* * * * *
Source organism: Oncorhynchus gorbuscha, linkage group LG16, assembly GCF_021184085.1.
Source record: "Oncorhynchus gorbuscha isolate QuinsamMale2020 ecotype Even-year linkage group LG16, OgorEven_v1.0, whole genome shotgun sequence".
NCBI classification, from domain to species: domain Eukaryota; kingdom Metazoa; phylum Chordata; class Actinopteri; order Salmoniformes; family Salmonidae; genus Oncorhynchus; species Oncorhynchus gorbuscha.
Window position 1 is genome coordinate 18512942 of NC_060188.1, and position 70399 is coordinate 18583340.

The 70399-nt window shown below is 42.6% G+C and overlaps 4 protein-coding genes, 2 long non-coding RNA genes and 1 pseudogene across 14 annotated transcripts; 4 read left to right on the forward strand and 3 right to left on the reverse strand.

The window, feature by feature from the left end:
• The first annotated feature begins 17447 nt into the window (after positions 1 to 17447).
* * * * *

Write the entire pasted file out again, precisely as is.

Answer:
Source organism: Oncorhynchus gorbuscha, linkage group LG16, assembly GCF_021184085.1.
Source record: "Oncorhynchus gorbuscha isolate QuinsamMale2020 ecotype Even-year linkage group LG16, OgorEven_v1.0, whole genome shotgun sequence".
NCBI classification, from domain to species: domain Eukaryota; kingdom Metazoa; phylum Chordata; class Actinopteri; order Salmoniformes; family Salmonidae; genus Oncorhynchus; species Oncorhynchus gorbuscha.
Window position 1 is genome coordinate 18512942 of NC_060188.1, and position 70399 is coordinate 18583340.

The 70399-nt window shown below is 42.6% G+C and overlaps 4 protein-coding genes, 2 long non-coding RNA genes and 1 pseudogene across 14 annotated transcripts; 4 read left to right on the forward strand and 3 right to left on the reverse strand.

The window, feature by feature from the left end:
• The first annotated feature begins 17447 nt into the window (after positions 1 to 17447).